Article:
After formulating a general idea of the intended piece, Young prints each hue onto a single sheet of watercolor paper. “I’ll choose one of the colours to be the main feature, used in the walls, and others as accents or for the roofs. It’s a kind of intuitive process where there just seems to be a right way to do it,” he shares. Once cut and assembled into their final three-dimensional shapes, the works are either left as standalone structures or animated in whimsical, stop-motion movements, like a train spinning on its platform or an excavator dipping its bucket.

As mentioned, Young’s three-color studies are ongoing, and you can follow his progress on those on Instagram.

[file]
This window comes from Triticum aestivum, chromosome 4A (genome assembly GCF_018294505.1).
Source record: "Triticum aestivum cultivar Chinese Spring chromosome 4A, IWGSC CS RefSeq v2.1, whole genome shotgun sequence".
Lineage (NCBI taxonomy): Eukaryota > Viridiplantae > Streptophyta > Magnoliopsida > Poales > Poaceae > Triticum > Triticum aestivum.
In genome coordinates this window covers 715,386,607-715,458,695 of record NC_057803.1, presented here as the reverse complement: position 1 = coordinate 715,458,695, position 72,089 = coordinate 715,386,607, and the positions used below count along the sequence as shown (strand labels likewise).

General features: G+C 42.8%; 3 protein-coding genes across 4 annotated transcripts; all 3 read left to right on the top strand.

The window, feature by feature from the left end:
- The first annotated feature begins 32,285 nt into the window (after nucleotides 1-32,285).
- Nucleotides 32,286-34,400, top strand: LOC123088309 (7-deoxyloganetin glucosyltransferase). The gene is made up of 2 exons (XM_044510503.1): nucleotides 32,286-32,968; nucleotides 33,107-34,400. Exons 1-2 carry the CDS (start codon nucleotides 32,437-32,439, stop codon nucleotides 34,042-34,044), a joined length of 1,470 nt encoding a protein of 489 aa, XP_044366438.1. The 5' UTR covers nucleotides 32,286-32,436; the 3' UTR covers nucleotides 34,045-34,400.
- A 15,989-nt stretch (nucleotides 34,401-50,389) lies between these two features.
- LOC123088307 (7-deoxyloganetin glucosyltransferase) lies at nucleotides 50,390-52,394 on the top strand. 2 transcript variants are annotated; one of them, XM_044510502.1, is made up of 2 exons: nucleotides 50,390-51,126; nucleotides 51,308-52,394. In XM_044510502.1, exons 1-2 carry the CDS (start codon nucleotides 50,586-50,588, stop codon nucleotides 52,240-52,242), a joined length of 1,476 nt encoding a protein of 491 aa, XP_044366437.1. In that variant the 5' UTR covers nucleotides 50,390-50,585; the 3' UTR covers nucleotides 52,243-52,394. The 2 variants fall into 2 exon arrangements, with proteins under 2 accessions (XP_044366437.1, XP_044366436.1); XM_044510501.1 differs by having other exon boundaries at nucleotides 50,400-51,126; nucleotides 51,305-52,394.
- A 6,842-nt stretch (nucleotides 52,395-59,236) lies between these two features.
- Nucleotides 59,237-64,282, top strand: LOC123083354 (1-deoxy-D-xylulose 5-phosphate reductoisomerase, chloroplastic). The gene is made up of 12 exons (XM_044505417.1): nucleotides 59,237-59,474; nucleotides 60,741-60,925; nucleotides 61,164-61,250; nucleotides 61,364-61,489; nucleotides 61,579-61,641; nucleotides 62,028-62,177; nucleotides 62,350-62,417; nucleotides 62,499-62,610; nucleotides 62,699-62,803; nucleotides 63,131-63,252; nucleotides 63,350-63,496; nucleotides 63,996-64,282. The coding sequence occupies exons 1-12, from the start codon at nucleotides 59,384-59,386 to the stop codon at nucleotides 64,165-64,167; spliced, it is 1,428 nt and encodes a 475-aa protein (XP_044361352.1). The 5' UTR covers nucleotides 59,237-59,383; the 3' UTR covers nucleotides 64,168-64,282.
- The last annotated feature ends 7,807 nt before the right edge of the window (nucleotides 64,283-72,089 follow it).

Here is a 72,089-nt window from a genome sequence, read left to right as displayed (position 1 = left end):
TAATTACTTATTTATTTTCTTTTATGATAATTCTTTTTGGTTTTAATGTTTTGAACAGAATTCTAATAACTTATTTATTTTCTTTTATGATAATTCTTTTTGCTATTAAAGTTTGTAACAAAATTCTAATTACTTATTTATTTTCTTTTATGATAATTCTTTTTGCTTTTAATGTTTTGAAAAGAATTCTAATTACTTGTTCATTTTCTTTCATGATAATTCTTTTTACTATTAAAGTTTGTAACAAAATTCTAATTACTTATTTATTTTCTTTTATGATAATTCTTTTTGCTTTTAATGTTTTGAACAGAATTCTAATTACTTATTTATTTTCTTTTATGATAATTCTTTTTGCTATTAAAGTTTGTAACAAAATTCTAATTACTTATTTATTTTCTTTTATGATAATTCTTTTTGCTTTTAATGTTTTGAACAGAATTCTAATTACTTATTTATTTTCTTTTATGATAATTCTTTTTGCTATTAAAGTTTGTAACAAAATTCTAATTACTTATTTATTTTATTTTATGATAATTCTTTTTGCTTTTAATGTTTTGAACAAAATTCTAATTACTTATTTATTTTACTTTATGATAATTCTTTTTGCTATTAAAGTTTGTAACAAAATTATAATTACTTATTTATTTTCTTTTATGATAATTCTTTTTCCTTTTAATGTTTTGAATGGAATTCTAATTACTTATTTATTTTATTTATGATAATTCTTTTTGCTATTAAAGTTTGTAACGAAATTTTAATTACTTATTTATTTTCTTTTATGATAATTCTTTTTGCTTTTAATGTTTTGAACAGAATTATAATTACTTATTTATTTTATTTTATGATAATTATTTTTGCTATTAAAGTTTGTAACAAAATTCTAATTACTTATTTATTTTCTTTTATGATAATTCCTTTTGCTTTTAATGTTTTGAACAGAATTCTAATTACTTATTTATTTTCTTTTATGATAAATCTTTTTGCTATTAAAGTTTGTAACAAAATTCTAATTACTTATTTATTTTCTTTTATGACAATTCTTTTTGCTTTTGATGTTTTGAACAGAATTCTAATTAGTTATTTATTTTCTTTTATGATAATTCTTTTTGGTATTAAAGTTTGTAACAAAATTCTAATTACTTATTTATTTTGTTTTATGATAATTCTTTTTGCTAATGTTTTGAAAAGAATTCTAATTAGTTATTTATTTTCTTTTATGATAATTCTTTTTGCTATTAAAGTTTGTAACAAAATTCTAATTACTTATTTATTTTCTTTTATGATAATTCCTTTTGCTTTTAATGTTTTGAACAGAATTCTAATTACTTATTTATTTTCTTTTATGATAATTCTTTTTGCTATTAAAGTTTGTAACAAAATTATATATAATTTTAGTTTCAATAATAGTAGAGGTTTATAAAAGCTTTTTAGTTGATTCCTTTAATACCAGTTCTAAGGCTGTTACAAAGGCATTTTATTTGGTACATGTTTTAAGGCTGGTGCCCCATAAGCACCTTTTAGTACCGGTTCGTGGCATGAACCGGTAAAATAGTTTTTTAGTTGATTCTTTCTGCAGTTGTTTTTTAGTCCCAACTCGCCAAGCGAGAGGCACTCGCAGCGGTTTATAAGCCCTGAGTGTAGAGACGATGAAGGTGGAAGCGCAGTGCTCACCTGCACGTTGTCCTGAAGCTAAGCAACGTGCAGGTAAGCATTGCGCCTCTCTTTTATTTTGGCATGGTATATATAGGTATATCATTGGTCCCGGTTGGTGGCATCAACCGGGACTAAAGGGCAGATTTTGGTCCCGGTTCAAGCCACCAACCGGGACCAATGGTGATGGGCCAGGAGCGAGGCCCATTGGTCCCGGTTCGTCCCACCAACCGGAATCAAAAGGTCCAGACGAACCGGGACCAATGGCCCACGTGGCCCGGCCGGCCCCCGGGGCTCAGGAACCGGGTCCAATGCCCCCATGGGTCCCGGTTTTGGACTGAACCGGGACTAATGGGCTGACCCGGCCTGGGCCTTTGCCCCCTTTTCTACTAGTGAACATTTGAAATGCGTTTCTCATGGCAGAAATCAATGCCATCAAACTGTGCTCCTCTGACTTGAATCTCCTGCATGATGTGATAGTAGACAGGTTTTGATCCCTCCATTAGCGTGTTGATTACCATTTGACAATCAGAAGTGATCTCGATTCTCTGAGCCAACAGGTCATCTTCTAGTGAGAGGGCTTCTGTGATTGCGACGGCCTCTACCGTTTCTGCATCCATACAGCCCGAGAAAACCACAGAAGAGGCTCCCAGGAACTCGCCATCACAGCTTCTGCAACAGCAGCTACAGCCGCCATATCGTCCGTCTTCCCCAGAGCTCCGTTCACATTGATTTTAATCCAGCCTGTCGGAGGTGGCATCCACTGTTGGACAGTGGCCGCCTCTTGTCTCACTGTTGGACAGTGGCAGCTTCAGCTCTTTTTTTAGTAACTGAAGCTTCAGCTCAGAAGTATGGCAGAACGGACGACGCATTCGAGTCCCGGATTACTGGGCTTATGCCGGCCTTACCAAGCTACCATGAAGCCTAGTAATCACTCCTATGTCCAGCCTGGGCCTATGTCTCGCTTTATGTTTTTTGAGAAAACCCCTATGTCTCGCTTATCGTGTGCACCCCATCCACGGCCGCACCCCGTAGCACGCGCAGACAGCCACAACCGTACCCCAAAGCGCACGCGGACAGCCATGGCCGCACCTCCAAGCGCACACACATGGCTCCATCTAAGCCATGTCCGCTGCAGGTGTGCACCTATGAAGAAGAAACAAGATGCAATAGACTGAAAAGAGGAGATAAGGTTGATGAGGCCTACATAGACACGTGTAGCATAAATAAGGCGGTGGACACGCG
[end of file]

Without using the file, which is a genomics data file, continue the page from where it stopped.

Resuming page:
An animated image of a train entering a station and turning on its platform

Four photos of tiny structures and transportation vehicles

An animated image of an excavator dipping its bucket

Four photos of tiny buildings and bridges

A photo of dozens of colorful miniature buildings and transportation

An animated image of an arm turning a wheel

 

 



Art

Dried Flowers Are Arranged into Passageways and Processions in Installations by Rebecca Louise Law

November 5, 2022

Kate Mothes

An installation by Rebecca Louise Law made of thousands of fried flowers suspended from the ceiling.

“The Womb” (2019), Frederik Meijer Gardens and Sculpture Park. All images © Rebecca Louise Law, shared with permission. Photograph by Chuck Heiney